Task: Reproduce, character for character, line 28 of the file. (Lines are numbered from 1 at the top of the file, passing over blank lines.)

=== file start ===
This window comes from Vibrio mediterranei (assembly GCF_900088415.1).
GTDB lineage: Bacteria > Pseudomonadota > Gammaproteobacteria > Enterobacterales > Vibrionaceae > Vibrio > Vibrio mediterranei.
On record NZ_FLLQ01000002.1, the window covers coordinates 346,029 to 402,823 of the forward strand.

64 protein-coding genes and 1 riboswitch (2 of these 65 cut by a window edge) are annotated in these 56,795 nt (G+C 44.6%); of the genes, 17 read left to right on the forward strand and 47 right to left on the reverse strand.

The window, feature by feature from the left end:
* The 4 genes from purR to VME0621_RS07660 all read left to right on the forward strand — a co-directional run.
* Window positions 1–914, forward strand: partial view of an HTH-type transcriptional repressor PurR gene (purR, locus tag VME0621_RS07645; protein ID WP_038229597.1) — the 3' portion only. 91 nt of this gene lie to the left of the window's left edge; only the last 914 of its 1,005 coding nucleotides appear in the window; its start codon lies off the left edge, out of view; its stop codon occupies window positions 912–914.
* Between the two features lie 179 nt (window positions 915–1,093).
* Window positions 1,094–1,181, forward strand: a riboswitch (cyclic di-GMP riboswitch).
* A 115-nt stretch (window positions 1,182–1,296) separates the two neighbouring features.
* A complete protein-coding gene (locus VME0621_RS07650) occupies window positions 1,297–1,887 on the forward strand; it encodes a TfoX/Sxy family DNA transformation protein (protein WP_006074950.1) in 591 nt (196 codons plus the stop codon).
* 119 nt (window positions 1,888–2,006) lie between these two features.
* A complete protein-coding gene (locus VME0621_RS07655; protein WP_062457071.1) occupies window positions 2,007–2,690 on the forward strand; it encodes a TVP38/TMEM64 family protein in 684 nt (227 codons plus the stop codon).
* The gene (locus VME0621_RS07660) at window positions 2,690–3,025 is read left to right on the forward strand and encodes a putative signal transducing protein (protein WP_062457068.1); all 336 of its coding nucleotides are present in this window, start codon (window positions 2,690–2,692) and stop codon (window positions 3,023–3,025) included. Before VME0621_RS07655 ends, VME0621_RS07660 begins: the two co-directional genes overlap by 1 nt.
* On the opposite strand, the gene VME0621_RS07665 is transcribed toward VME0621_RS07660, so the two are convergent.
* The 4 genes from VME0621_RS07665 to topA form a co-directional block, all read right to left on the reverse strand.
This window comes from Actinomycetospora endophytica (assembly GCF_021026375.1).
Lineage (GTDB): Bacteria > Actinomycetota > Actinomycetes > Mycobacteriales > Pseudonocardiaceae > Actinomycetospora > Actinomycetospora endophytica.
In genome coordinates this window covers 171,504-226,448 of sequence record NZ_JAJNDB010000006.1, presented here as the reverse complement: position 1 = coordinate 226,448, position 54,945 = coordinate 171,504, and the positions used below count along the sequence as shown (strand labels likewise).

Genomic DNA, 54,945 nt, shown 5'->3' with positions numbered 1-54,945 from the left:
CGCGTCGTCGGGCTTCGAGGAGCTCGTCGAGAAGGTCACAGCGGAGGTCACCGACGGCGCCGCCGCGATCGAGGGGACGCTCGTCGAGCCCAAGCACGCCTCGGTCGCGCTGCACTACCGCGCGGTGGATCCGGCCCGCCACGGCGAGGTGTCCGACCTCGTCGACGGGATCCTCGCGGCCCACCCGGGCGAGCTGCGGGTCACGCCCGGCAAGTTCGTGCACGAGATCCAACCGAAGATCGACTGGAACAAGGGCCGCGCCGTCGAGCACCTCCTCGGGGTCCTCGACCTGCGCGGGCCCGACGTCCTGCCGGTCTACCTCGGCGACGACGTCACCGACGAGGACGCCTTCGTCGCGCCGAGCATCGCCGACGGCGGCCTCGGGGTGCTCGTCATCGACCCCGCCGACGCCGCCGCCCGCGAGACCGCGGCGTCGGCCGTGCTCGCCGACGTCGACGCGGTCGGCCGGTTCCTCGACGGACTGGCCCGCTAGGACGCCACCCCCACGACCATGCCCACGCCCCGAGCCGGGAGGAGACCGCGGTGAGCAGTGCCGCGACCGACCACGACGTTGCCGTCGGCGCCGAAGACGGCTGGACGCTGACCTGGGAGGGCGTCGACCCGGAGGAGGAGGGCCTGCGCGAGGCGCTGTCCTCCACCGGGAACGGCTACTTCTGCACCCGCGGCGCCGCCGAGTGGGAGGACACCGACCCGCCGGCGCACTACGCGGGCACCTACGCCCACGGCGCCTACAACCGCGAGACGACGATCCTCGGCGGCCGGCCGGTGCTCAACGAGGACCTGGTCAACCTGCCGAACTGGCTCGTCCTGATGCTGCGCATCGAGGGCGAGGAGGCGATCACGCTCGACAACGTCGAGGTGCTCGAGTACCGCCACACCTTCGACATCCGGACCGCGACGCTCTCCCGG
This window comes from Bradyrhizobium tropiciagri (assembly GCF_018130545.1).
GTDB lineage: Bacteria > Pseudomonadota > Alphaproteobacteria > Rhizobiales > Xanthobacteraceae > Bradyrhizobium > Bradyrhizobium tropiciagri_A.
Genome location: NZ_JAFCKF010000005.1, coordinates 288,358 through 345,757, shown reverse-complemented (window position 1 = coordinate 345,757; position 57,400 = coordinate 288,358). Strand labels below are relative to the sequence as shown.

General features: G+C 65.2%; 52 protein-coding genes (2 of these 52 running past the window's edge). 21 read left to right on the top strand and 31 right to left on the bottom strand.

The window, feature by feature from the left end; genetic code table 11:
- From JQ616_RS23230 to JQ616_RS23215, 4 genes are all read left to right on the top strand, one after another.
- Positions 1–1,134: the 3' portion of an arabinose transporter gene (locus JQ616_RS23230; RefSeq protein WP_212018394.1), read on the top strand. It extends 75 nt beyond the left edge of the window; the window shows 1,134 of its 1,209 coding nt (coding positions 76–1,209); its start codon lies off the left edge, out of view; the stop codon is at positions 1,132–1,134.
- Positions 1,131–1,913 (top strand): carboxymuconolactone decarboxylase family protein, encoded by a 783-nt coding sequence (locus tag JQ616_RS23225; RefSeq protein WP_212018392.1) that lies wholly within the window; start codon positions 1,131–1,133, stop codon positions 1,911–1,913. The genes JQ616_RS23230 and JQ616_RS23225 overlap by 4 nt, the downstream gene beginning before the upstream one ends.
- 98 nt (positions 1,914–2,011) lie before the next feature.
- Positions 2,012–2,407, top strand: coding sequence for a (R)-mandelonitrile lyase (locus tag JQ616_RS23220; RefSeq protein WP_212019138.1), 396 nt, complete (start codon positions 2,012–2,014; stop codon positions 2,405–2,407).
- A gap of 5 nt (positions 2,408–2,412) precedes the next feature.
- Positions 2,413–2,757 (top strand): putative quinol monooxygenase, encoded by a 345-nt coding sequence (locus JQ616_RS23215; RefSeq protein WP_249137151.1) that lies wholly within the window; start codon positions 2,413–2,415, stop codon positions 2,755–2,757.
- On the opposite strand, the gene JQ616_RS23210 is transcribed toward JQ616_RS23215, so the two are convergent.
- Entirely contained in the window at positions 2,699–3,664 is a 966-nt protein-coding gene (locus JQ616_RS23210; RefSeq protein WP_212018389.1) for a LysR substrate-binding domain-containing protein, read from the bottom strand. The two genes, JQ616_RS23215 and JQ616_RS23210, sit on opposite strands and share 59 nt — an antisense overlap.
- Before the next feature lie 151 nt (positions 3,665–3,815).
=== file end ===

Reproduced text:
- Positions 1–1,134: the 3' portion of an arabinose transporter gene (locus JQ616_RS23230; RefSeq protein WP_212018394.1), read on the top strand. It extends 75 nt beyond the left edge of the window; the window shows 1,134 of its 1,209 coding nt (coding positions 76–1,209); its start codon lies off the left edge, out of view; the stop codon is at positions 1,132–1,134.